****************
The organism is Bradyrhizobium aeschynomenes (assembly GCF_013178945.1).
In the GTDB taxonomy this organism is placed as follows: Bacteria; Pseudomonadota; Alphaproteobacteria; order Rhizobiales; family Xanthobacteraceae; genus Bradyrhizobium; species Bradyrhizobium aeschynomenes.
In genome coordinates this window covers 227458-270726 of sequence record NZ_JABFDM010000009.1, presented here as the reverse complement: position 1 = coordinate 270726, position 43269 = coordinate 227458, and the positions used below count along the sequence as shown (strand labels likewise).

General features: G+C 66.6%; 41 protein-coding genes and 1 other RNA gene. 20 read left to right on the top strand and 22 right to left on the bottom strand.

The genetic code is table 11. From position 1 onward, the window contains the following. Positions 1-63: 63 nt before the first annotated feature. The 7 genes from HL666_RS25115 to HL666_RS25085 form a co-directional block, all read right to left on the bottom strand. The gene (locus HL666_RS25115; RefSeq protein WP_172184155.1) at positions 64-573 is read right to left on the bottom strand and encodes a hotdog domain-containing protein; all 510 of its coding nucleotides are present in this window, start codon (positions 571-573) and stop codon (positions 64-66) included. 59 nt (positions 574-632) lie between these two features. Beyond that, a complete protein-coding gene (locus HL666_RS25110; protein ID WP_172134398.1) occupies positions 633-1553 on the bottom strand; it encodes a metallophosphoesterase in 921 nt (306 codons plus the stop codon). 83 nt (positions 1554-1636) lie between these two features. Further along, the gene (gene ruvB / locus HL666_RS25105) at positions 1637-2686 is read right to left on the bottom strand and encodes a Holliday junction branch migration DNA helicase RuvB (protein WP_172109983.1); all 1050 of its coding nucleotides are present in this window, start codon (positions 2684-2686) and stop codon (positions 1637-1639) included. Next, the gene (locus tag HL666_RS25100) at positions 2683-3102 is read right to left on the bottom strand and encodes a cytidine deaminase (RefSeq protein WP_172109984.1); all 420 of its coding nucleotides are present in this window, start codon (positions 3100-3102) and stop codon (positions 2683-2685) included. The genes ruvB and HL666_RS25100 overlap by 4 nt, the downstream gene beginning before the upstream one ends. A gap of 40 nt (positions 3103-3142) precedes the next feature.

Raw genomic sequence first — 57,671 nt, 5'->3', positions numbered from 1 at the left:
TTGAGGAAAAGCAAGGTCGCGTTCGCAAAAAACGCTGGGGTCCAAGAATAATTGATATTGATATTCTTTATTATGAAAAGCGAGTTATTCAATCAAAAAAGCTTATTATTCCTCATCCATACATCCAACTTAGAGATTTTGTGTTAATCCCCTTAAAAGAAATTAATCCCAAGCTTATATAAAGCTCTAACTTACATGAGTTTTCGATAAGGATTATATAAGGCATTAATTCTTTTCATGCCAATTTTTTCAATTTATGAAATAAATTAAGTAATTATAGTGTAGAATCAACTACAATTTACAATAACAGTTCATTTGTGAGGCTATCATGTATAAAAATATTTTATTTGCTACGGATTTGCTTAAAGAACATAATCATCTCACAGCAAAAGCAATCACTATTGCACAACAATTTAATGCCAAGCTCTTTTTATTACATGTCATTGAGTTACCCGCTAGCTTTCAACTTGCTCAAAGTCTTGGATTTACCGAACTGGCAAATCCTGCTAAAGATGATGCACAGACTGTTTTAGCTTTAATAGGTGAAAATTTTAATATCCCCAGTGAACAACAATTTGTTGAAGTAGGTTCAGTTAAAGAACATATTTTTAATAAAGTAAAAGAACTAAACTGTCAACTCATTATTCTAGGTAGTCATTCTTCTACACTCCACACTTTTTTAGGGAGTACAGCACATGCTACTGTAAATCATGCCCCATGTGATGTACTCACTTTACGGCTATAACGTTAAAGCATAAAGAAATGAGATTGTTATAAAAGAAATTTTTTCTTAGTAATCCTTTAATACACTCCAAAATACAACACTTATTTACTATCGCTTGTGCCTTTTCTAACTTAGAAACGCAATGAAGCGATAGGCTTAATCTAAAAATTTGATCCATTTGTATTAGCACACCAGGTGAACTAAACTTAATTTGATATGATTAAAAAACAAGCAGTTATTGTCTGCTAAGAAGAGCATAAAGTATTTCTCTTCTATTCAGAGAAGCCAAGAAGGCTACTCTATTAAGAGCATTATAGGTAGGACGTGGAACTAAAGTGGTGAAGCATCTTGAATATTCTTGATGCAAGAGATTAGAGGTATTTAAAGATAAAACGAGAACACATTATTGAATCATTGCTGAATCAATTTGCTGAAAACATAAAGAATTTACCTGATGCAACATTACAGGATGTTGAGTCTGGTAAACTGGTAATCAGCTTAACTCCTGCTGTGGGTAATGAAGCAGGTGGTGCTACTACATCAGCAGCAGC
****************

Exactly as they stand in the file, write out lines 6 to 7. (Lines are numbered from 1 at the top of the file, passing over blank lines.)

Raw genomic sequence first — 57,671 nt, 5'->3', positions numbered from 1 at the left:
TTGAGGAAAAGCAAGGTCGCGTTCGCAAAAAACGCTGGGGTCCAAGAATAATTGATATTGATATTCTTTATTATGAAAAGCGAGTTATTCAATCAAAAAAGCTTATTATTCCTCATCCATACATCCAACTTAGAGATTTTGTGTTAATCCCCTTAAAAGAAATTAATCCCAAGCTTATATAAAGCTCTAACTTACATGAGTTTTCGATAAGGATTATATAAGGCATTAATTCTTTTCATGCCAATTTTTTCAATTTATGAAATAAATTAAGTAATTATAGTGTAGAATCAACTACAATTTACAATAACAGTTCATTTGTGAGGCTATCATGTATAAAAATATTTTATTTGCTACGGATTTGCTTAAAGAACATAATCATCTCACAGCAAAAGCAATCACTATTGCACAACAATTTAATGCCAAGCTCTTTTTATTACATGTCATTGAGTTACCCGCTAGCTTTCAACTTGCTCAAAGTCTTGGATTTACCGAACTGGCAAATCCTGCTAAAGATGATGCACAGACTGTTTTAGCTTTAATAGGTGAAAATTTTAATATCCCCAGTGAACAACAATTTGTTGAAGTAGGTTCAGTTAAAGAACATATTTTTAATAAAGTAAAAGAACTAAACTGTCAACTCATTATTCTAGGTAGTCATTCTTCTACACTCCACACTTTTTTAGGGAGTACAGCACATGCTACTGTAAATCATGCCCCATGTGATGTACTCACTTTACGGCTATAACGTTAAAGCATAAAGAAATGAGATTGTTATAAAAGAAATTTTTTCTTAGTAATCCTTTAATACACTCCAAAATACAACACTTATTTACTATCGCTTGTGCCTTTTCTAACTTAGAAACGCAATGAAGCGATAGGCTTAATCTAAAAATTTGATCCATTTGTATTAGCACACCAGGTGAACTAAACTTAATTTGATATGATTAAAAAACAAGCAGTTATTGTCTGCTAAGAAGAGCATAAAGTATTTCTCTTCTATTCAGAGAAGCCAAGAAGGCTACTCTATTAAGAGCATTATAGGTAGGACGTGGAACTAAAGTGGTGAAGCATCTTGAATATTCTTGATGCAAGAGATTAGAGGTATTTAAAGATAAAACGAGAACACATTATTGAATCATTGCTGAATCAATTTGCTGAAAACATAAAGAATTTACCTGATGCAACATTACAGGATGTTGAGTCTGGTAAACTGGTAATCAGCTTAACTCCTGCTGTGGGTAATGAAGCAGGTGGTGCTACTACATCAGCAGCAGC